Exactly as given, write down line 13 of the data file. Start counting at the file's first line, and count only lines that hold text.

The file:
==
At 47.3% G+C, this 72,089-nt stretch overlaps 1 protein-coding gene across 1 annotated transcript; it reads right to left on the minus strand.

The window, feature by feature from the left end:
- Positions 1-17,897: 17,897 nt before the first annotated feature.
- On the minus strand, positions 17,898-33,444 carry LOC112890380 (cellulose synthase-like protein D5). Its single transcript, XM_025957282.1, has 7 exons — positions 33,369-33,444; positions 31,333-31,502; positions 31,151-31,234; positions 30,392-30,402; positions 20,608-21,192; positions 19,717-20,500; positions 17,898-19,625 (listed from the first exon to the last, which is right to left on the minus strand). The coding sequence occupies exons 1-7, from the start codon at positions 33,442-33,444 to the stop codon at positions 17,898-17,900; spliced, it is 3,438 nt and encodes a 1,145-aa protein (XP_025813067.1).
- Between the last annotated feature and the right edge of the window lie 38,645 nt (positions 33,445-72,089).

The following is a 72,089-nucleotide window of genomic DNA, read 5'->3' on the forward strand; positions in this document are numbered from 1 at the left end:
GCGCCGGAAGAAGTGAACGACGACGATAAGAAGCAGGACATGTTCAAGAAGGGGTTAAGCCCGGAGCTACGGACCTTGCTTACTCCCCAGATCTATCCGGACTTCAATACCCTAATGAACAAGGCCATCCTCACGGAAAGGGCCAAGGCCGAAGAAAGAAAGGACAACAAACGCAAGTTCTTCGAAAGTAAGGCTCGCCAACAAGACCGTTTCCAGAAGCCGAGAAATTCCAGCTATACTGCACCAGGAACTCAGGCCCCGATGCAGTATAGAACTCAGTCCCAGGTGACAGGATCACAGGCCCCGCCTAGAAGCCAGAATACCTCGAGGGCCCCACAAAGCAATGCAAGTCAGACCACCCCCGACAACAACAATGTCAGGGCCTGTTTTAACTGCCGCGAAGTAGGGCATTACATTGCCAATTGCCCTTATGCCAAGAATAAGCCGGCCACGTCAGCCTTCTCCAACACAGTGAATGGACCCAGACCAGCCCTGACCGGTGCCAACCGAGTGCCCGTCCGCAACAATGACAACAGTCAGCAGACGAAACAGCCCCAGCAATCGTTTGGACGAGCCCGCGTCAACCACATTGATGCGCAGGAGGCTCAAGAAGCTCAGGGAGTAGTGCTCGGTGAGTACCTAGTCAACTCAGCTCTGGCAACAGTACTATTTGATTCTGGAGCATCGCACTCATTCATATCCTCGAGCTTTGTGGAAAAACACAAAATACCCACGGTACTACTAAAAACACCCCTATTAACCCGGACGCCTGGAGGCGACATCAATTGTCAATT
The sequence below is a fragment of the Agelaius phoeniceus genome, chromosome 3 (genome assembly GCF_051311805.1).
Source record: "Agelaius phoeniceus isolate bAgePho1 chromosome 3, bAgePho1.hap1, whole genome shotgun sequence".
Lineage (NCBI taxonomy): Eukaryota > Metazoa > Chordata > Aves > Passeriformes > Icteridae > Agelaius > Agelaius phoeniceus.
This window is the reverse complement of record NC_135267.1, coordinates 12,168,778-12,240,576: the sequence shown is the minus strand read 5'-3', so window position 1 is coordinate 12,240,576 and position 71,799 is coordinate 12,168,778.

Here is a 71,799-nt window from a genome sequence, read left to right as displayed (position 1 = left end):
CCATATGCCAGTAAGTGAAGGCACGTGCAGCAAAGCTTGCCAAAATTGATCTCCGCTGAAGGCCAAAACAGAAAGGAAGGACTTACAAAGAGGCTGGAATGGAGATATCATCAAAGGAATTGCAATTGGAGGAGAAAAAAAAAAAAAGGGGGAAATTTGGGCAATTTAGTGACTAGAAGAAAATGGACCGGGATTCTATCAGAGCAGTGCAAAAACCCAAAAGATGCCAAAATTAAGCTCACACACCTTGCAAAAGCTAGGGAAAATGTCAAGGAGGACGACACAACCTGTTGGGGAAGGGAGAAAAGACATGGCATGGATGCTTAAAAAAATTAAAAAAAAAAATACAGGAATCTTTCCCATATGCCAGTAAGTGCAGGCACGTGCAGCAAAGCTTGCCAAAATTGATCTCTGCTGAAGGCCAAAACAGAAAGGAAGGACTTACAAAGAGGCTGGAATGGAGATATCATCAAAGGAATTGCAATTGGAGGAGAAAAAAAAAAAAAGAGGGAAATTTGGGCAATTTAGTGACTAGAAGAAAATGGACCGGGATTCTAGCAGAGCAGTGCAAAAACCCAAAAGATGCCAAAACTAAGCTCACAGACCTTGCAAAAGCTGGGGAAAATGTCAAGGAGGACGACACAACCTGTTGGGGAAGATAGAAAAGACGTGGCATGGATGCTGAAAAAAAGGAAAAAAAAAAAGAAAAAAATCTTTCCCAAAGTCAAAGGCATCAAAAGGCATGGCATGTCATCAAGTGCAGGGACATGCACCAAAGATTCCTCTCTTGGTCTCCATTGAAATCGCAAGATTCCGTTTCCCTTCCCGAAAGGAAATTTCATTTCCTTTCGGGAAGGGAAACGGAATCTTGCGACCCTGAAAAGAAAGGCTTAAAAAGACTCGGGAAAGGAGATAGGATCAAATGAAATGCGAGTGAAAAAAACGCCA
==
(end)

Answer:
CCATATGCCAGTAAGTGAAGGCACGTGCAGCAAAGCTTGCCAAAATTGATCTCCGCTGAAGGCCAAAACAGAAAGGAAGGACTTACAAAGAGGCTGGAATGGAGATATCATCAAAGGAATTGCAATTGGAGGAGAAAAAAAAAAAAAGGGGGAAATTTGGGCAATTTAGTGACTAGAAGAAAATGGACCGGGATTCTATCAGAGCAGTGCAAAAACCCAAAAGATGCCAAAATTAAGCTCACACACCTTGCAAAAGCTAGGGAAAATGTCAAGGAGGACGACACAACCTGTTGGGGAAGGGAGAAAAGACATGGCATGGATGCTTAAAAAAATTAAAAAAAAAAATACAGGAATCTTTCCCATATGCCAGTAAGTGCAGGCACGTGCAGCAAAGCTTGCCAAAATTGATCTCTGCTGAAGGCCAAAACAGAAAGGAAGGACTTACAAAGAGGCTGGAATGGAGATATCATCAAAGGAATTGCAATTGGAGGAGAAAAAAAAAAAAAGAGGGAAATTTGGGCAATTTAGTGACTAGAAGAAAATGGACCGGGATTCTAGCAGAGCAGTGCAAAAACCCAAAAGATGCCAAAACTAAGCTCACAGACCTTGCAAAAGCTGGGGAAAATGTCAAGGAGGACGACACAACCTGTTGGGGAAGATAGAAAAGACGTGGCATGGATGCTGAAAAAAAGGAAAAAAAAAAAGAAAAAAATCTTTCCCAAAGTCAAAGGCATCAAAAGGCATGGCATGTCATCAAGTGCAGGGACATGCACCAAAGATTCCTCTCTTGGTCTCCATTGAAATCGCAAGATTCCGTTTCCCTTCCCGAAAGGAAATTTCATTTCCTTTCGGGAAGGGAAACGGAATCTTGCGACCCTGAAAAGAAAGGCTTAAAAAGACTCGGGAAAGGAGATAGGATCAAATGAAATGCGAGTGAAAAAAACGCCA